Sep 24, 2010 (10:09 AM EDT)
Netflix Adds More NBC Universal TV Shows

Read the Original Article at InformationWeek

Netflix has signed a deal to offer a larger assortment of television shows from NBC Universal, making the company's online video subscription service a stronger competitor to pay TV.

Netflix announced the expanded license agreement Friday, but did not disclose any details. The multi-year deal brings to Netflix for the first time shows from NBC Universal's cable channels. The shows are scheduled to be available on Netflix starting next week.

"This agreement adds meaningfully to the wide variety of content that can be streamed from Netflix and breaks new ground in our relationship with NBC Universal," Ted Sarandos, chief content officer for Netflix said in a statement.

The new shows will be available as part of Netflix's online video service, which starts at $8.99 a month. Netflix is moving aggressively into the business of delivering movies and TV shows over the Internet, but makes most of its money by selling monthly subscriptions to DVD rentals by mail.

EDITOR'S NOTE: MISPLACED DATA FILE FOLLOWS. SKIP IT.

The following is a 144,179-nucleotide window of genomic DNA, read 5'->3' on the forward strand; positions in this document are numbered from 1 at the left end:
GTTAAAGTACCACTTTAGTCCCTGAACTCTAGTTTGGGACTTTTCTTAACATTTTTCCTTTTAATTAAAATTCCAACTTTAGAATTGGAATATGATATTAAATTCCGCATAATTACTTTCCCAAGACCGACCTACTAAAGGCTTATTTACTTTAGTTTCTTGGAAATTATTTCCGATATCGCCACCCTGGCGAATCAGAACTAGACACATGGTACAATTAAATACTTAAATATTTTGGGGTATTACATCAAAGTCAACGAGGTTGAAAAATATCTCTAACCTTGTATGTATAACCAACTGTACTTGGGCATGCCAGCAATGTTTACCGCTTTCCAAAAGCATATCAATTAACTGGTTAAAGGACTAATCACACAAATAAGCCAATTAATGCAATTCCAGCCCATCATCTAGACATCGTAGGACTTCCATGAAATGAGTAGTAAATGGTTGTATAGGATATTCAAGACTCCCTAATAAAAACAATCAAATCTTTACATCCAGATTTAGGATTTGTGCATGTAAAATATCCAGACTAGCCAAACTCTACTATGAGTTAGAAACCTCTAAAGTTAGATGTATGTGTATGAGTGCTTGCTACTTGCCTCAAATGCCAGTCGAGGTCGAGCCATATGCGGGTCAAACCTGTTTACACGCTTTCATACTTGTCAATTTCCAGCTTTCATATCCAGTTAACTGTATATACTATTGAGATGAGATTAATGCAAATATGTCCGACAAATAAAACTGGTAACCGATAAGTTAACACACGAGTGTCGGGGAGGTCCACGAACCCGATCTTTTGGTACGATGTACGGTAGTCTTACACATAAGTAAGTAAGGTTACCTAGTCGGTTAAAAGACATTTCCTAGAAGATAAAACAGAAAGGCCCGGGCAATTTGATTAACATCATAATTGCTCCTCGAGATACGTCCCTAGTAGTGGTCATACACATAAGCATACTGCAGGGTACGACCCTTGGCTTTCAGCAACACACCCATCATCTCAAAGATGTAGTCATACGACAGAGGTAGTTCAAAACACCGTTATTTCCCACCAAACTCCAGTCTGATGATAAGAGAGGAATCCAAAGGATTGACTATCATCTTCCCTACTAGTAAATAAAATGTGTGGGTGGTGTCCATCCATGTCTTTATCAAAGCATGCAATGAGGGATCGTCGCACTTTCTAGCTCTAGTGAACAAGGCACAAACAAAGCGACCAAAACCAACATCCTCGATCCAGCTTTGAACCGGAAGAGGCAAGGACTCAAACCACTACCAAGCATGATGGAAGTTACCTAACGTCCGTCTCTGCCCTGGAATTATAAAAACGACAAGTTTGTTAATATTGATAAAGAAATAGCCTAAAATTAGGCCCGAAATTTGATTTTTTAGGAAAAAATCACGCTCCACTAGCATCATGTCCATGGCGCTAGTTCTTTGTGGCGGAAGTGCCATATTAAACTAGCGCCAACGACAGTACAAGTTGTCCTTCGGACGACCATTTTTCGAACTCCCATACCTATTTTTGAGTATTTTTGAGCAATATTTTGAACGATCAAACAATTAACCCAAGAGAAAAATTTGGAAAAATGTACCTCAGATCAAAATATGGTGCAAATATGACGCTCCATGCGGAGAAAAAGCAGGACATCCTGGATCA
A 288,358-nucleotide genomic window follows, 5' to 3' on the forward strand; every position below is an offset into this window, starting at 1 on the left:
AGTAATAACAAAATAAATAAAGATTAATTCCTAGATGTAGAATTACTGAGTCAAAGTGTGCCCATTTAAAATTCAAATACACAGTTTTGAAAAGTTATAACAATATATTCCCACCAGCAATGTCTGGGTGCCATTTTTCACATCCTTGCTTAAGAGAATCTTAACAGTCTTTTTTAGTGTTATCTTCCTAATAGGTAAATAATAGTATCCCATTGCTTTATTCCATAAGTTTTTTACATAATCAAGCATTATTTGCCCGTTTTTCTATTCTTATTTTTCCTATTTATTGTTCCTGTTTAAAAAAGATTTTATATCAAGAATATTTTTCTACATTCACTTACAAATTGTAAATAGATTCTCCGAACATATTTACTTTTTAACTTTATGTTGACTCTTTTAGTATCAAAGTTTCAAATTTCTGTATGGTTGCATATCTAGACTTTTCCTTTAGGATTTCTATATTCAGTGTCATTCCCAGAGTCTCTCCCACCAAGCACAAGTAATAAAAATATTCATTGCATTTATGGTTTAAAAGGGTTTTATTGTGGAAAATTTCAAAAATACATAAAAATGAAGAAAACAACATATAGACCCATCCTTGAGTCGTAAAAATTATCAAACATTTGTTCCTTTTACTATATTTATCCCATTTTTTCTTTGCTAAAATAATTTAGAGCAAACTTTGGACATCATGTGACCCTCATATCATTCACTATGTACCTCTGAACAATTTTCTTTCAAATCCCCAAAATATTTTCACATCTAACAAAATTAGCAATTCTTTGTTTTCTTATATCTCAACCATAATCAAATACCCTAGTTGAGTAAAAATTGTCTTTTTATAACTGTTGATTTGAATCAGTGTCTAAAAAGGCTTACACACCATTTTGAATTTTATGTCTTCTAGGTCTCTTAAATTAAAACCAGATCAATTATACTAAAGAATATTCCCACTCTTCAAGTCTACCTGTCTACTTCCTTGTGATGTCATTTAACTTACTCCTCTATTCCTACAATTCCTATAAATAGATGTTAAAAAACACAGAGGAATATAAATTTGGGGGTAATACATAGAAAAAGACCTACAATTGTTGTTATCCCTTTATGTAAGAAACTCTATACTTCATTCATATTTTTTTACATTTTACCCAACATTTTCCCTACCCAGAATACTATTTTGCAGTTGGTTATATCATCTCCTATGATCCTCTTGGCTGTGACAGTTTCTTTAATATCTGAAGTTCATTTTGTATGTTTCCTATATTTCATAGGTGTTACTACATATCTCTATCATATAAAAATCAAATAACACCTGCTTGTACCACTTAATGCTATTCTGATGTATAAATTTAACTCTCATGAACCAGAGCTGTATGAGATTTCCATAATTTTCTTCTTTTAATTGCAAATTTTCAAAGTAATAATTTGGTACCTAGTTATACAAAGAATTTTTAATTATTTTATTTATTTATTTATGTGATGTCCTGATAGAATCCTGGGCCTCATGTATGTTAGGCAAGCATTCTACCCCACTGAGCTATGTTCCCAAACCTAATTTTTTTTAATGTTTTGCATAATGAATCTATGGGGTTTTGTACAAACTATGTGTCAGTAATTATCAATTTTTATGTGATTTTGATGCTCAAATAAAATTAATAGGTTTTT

Among the popular TV shows that will be added to Netflix's library are "Saturday Night Live" shows from the 2010, 2011 and 2012 seasons. Netflix will get these shows the day after they are broadcast. NBC has also licensed hundreds of episodes from "SNL's" last 35 years.

Other popular shows coming to Netflix include "30 Rock," "The Office" and "Law & Order: SVU." The company will also offer more than 75 prior episodes of Syfy's "Battlestar Galactica."

The latest deal is important because it helps Netflix become a bigger challenger to pay TV. While the company's library of new shows pales in comparison to what's available on pay TV, Netflix is becoming a bigger place for recycled content, which may become good enough for some people. However, in order to maximize profits, TV production companies and Hollywood studios are unlikely to enter deals that would undermine the far more lucrative cable TV and DVD businesses.

Nevertheless, Netflix, which has 15 million subscribers, has had a major impact on the DVD rental. Its DVD-by-mail service, and the growing popularity of its online service, contributed to one-time rival Blockbuster filing for Chapter 11 bankruptcy protection.

In streaming content online, Netflix competes with Hulu, which recently launched a premium Hulu Plus subscription service, and Home Box Office's HBO Go.

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